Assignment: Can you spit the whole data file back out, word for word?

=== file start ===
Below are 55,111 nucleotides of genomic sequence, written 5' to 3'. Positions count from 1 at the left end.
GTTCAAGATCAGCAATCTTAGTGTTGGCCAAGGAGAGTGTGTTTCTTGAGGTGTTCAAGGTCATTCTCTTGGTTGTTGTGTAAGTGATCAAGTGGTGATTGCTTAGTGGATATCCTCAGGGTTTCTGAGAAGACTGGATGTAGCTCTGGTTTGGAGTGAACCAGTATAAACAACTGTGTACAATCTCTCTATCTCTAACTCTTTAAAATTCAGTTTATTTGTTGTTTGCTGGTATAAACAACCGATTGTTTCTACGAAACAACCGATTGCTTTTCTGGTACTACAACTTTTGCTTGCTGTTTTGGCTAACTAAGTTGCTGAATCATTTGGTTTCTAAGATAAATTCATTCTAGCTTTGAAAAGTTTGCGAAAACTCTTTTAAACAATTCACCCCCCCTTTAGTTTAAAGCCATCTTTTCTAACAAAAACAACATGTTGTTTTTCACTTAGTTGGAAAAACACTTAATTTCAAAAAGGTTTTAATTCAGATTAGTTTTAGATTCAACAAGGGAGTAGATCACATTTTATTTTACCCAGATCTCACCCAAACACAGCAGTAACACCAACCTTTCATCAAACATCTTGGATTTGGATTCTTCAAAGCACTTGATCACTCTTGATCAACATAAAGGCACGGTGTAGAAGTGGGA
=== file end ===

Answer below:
Below are 55,111 nucleotides of genomic sequence, written 5' to 3'. Positions count from 1 at the left end.
GTTCAAGATCAGCAATCTTAGTGTTGGCCAAGGAGAGTGTGTTTCTTGAGGTGTTCAAGGTCATTCTCTTGGTTGTTGTGTAAGTGATCAAGTGGTGATTGCTTAGTGGATATCCTCAGGGTTTCTGAGAAGACTGGATGTAGCTCTGGTTTGGAGTGAACCAGTATAAACAACTGTGTACAATCTCTCTATCTCTAACTCTTTAAAATTCAGTTTATTTGTTGTTTGCTGGTATAAACAACCGATTGTTTCTACGAAACAACCGATTGCTTTTCTGGTACTACAACTTTTGCTTGCTGTTTTGGCTAACTAAGTTGCTGAATCATTTGGTTTCTAAGATAAATTCATTCTAGCTTTGAAAAGTTTGCGAAAACTCTTTTAAACAATTCACCCCCCCTTTAGTTTAAAGCCATCTTTTCTAACAAAAACAACATGTTGTTTTTCACTTAGTTGGAAAAACACTTAATTTCAAAAAGGTTTTAATTCAGATTAGTTTTAGATTCAACAAGGGAGTAGATCACATTTTATTTTACCCAGATCTCACCCAAACACAGCAGTAACACCAACCTTTCATCAAACATCTTGGATTTGGATTCTTCAAAGCACTTGATCACTCTTGATCAACATAAAGGCACGGTGTAGAAGTGGGA